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Co-founded HP with David Packard.
"The creative process is also an essential ingredient for increased productivity and improved quality."
With David Packard, William R. (Bill) Hewlett was co-founder of Hewlett-Packard Company. Hewlett resigned as president in 1977 and retired as chief executive officer in 1978 in accordance with his previously announced plans for management succession within HP. He then served as chairman of HP's executive committee until 1983, when he became vice chairman of the HP board of directors. In 1987, he was named director emeritus and he served in that position until his death on Jan. 12, 2001.
Hewlett was born May 20, 1913, in Ann Arbor, Mich. He attended Stanford University in Stanford, Calif., and received a bachelor of arts degree in 1934. He also received a master's degree in electrical engineering from the Massachusetts Institute of Technology in 1936. Additionally, he received the degree of Engineer from Stanford University in 1939.
Hewlett met Packard during their undergraduate days at Stanford. The two engineering classmates became friends and formed a partnership known as Hewlett-Packard Company in 1939. HP's first product was a resistance-capacitance audio oscillator based on a design developed by Hewlett when he was in graduate school. The company's first "plant" was a small garage in Palo Alto, and the initial capital amounted to $538.
Hewlett was involved actively in management of the company until 1987, with the exception of the years he served as an Army officer during World War II. He was on the staff of the Army's Chief Signal Officer and then headed the electronics section of the New Development Division of the War Department Special Staff. During this latter tour of duty, he was on a special U.S. team that inspected Japanese industry immediately after the war.
In 1947, shortly after he returned to Palo Alto, Hewlett was named vice president of HP. He was elected executive vice president in 1957, president in 1964, and also was named chief executive officer in 1969.
Over the years, Hewlett contributed to the advancement of various organizations within the electronics industry. From 1950 to 1957 he was on the board of directors of the Institute of Radio Engineers -- now the Institute of Electrical and Electronics Engineers (IEEE) -- and served as president of the institute in 1954. He also has played an important role in the development of the former Western Electronic Manufacturers Association, now called the American Electronics Association. In 1983, then-President Ronald Reagan awarded him the National Medal of Science, the nation's highest scientific honor.
Hewlett had a keen interest in education and medicine. He was a trustee of Mills College in Oakland, Calif., from 1958 to 1968 and Stanford University from 1963 to 1974, and was a member of the San Francisco regional panel of the Commission on White House Fellows from 1969 to 1970.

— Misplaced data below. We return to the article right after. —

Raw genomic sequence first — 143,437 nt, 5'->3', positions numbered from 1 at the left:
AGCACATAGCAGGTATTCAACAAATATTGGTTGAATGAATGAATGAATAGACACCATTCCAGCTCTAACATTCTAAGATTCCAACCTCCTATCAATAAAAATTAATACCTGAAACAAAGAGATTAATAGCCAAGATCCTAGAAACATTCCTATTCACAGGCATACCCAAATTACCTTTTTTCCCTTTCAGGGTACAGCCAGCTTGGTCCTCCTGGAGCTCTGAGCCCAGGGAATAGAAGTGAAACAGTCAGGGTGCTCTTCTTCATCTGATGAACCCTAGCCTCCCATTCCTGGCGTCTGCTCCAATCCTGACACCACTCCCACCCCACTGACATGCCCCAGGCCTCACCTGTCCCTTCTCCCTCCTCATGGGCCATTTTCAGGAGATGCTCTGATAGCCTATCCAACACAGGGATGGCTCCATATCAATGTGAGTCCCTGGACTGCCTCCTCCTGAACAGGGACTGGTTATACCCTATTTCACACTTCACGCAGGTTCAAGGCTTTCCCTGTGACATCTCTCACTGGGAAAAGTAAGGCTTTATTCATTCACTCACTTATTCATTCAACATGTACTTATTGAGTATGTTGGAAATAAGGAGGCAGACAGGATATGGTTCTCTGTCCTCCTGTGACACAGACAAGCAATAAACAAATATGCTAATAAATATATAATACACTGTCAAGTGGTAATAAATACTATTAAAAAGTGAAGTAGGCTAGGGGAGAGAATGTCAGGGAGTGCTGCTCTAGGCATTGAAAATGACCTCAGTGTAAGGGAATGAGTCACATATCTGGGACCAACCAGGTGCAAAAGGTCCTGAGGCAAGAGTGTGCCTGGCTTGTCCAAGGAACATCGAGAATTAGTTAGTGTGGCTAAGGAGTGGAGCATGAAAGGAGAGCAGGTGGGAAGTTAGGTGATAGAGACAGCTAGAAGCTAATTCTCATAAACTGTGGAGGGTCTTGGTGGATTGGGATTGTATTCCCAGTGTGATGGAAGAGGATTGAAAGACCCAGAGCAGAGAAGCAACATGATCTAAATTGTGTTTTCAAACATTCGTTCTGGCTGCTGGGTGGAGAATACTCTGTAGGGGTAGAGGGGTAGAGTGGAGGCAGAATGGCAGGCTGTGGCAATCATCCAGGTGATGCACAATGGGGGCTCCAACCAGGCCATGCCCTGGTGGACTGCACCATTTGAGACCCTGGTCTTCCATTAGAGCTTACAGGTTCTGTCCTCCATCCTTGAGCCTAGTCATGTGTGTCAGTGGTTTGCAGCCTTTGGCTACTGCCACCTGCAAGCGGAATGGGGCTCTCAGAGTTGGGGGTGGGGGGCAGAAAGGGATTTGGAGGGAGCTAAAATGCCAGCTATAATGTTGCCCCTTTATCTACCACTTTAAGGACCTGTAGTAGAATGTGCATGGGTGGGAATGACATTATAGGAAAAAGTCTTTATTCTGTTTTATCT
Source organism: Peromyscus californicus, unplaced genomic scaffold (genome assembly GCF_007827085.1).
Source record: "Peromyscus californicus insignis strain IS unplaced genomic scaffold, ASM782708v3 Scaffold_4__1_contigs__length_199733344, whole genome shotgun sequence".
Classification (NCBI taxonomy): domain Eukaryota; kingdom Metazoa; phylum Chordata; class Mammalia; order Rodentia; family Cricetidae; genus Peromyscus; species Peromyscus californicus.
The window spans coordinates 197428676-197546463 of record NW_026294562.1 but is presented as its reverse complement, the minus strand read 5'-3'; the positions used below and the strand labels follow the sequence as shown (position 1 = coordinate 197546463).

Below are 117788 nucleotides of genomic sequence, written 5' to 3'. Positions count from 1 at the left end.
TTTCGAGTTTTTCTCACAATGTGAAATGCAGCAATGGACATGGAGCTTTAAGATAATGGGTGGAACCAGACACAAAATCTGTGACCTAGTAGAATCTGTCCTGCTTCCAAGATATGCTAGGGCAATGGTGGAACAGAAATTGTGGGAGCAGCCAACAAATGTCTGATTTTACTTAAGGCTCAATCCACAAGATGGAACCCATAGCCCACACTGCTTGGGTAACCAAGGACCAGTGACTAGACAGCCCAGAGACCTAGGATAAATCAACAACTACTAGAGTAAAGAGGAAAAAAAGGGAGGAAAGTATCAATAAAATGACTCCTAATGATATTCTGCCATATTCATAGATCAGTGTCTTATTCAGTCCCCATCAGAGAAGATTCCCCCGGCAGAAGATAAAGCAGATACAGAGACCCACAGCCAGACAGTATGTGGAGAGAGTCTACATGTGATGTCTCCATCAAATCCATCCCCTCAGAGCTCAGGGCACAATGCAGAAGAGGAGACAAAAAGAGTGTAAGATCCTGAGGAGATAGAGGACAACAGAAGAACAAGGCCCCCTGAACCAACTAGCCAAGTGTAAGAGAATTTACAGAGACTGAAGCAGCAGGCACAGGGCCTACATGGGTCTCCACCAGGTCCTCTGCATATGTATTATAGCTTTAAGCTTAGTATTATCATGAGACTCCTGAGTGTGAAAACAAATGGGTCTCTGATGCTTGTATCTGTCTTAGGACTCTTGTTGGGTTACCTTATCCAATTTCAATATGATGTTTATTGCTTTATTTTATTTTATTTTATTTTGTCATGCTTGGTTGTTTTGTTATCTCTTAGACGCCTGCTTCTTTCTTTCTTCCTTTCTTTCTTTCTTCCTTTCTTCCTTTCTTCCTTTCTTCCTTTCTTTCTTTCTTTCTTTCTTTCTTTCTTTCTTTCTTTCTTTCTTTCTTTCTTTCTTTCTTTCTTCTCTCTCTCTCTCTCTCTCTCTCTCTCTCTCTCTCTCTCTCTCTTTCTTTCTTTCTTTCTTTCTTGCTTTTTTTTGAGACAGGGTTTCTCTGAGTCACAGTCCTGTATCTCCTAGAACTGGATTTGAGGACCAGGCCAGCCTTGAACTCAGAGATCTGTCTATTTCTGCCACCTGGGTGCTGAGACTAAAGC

He served as board president of the Palo Alto-Stanford Hospital Center (now Stanford Medical Center) from 1956 to 1958 and as a director from 1958-1962. He was a director of the Kaiser Foundation Hospital and Health Plan from 1972 to 1978, and the Drug Abuse Council in Washington, D.C., from 1972 to 1974.
Hewlett was an honorary trustee of the California Academy of Sciences, a member of the National Academy of Engineering and the National Academy of Sciences and a fellow of the American Academy of Arts and Sciences. He was also trustee emeritus of the Carnegie Institution of Washington.
From 1966 to 1994, he served as chairman of the William and Flora Hewlett Foundation, which he established with his late wife, Flora. Up until his death, he served as chairman emeritus of the Foundation. In 1995, Hewlett supported the founding of the Public Policy Institute of California with an endowment of $70 million. The institute performs independent and objective analyses of major economic, social and political issues facing California. From 1998 to 2001, Hewlett was a director emeritus of the Monterey Bay Aquarium Research Institute, after having served as a director of the Institute for 12 years.
Hewlett held honorary degrees from American colleges and universities: honorary doctor of law degrees from the University of California at Berkeley, Yale University, Mills College, Marquette University and Brown University; honorary doctor of science degrees from Polytechnic Institute of New York and Kenyon College; honorary doctor of engineering degrees from the University of Notre Dame, Dartmouth College and Utah State University; and an honorary doctor of humane letters from Johns Hopkins University.
He also held an honorary doctor of public policy degree from the Rand Graduate Institute and an honorary doctor of humanities degree from Santa Clara University. Internationally, Hewlett held an honorary doctor of electronic science degree from the University of Bologna in Italy.
In October of 1999, Hewlett received the Eta Kappa Nu Association's Eminent Member Award.
Hewlett had a wide range of outside interests and hobbies, most of them based on his love for the outdoors. He was a part-time botanist and an accomplished mountain climber, skier and fisherman. He also maintained various ranching and cattle-raising operations with Packard in California and Idaho.